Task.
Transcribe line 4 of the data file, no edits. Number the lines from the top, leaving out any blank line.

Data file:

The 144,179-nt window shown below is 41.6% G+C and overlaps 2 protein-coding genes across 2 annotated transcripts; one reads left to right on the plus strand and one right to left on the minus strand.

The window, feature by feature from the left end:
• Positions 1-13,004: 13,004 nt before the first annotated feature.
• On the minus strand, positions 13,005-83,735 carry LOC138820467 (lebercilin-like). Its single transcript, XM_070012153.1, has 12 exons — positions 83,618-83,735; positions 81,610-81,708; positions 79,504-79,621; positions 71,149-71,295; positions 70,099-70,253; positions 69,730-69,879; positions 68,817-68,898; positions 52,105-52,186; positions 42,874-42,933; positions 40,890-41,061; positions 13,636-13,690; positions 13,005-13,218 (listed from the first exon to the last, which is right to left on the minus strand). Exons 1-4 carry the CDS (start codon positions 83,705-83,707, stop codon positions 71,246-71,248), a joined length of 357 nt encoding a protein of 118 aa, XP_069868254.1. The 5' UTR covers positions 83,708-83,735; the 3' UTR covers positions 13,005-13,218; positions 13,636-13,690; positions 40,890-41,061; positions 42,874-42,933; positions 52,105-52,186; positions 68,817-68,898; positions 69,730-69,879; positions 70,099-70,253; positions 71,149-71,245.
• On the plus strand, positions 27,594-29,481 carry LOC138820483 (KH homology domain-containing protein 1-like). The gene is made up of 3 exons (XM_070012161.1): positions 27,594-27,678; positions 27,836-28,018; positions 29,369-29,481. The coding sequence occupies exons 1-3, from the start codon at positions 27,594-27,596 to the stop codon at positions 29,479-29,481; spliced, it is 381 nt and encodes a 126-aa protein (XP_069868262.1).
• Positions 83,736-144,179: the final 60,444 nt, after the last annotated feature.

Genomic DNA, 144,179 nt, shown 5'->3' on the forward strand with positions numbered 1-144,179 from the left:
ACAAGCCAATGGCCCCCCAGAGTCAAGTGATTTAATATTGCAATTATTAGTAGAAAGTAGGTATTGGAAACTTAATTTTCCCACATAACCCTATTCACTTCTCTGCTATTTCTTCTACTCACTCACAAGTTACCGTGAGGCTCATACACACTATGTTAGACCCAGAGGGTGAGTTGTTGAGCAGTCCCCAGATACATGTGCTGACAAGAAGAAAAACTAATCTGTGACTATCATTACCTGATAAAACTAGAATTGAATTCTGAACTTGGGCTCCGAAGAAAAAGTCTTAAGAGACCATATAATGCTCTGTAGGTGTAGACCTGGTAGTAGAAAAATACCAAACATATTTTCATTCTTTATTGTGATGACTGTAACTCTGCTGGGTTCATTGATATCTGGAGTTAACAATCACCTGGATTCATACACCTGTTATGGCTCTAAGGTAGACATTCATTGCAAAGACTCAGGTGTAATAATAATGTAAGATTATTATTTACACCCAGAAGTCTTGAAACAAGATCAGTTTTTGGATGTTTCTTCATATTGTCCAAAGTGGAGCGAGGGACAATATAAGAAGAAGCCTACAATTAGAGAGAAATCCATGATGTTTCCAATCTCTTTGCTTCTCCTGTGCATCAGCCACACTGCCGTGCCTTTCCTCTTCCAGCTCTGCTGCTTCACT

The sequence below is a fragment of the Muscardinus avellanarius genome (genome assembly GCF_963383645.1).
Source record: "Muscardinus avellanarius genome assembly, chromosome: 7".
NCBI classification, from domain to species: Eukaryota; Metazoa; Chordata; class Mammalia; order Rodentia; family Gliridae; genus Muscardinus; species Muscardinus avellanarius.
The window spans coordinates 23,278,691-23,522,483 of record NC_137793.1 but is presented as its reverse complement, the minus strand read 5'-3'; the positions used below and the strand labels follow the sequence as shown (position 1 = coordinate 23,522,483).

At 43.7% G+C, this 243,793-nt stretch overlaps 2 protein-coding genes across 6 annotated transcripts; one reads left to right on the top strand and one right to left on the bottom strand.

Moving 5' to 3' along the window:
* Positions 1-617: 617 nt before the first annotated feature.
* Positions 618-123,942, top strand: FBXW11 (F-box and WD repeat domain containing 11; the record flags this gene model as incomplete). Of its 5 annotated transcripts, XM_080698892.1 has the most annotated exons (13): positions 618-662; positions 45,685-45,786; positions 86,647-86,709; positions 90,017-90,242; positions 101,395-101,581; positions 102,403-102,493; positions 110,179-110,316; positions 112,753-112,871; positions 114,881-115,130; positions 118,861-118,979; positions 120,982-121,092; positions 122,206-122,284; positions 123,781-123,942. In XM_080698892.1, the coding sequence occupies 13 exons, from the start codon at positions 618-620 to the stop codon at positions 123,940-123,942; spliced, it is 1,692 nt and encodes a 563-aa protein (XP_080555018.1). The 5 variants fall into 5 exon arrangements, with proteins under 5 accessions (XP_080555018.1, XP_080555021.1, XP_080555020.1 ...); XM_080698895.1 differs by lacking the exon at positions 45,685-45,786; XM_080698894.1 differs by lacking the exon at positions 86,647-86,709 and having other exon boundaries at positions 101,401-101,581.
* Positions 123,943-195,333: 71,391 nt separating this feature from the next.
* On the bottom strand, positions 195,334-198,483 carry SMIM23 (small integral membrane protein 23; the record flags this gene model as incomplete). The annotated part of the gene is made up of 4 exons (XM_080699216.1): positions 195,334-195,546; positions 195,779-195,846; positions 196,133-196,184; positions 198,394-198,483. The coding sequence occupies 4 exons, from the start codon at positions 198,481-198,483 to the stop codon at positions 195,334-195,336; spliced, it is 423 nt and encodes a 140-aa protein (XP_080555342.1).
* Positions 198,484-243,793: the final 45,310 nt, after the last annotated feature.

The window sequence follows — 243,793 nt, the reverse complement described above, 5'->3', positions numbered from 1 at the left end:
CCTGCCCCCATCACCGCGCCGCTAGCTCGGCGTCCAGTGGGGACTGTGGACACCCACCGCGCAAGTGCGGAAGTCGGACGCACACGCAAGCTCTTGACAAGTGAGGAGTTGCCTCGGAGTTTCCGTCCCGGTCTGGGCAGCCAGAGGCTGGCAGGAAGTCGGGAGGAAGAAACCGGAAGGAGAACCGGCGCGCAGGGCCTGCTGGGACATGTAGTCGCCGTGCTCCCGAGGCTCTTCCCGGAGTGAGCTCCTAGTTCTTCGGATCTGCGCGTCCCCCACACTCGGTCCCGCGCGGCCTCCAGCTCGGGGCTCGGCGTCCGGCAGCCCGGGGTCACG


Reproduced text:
• On the minus strand, positions 13,005-83,735 carry LOC138820467 (lebercilin-like). Its single transcript, XM_070012153.1, has 12 exons — positions 83,618-83,735; positions 81,610-81,708; positions 79,504-79,621; positions 71,149-71,295; positions 70,099-70,253; positions 69,730-69,879; positions 68,817-68,898; positions 52,105-52,186; positions 42,874-42,933; positions 40,890-41,061; positions 13,636-13,690; positions 13,005-13,218 (listed from the first exon to the last, which is right to left on the minus strand). Exons 1-4 carry the CDS (start codon positions 83,705-83,707, stop codon positions 71,246-71,248), a joined length of 357 nt encoding a protein of 118 aa, XP_069868254.1. The 5' UTR covers positions 83,708-83,735; the 3' UTR covers positions 13,005-13,218; positions 13,636-13,690; positions 40,890-41,061; positions 42,874-42,933; positions 52,105-52,186; positions 68,817-68,898; positions 69,730-69,879; positions 70,099-70,253; positions 71,149-71,245.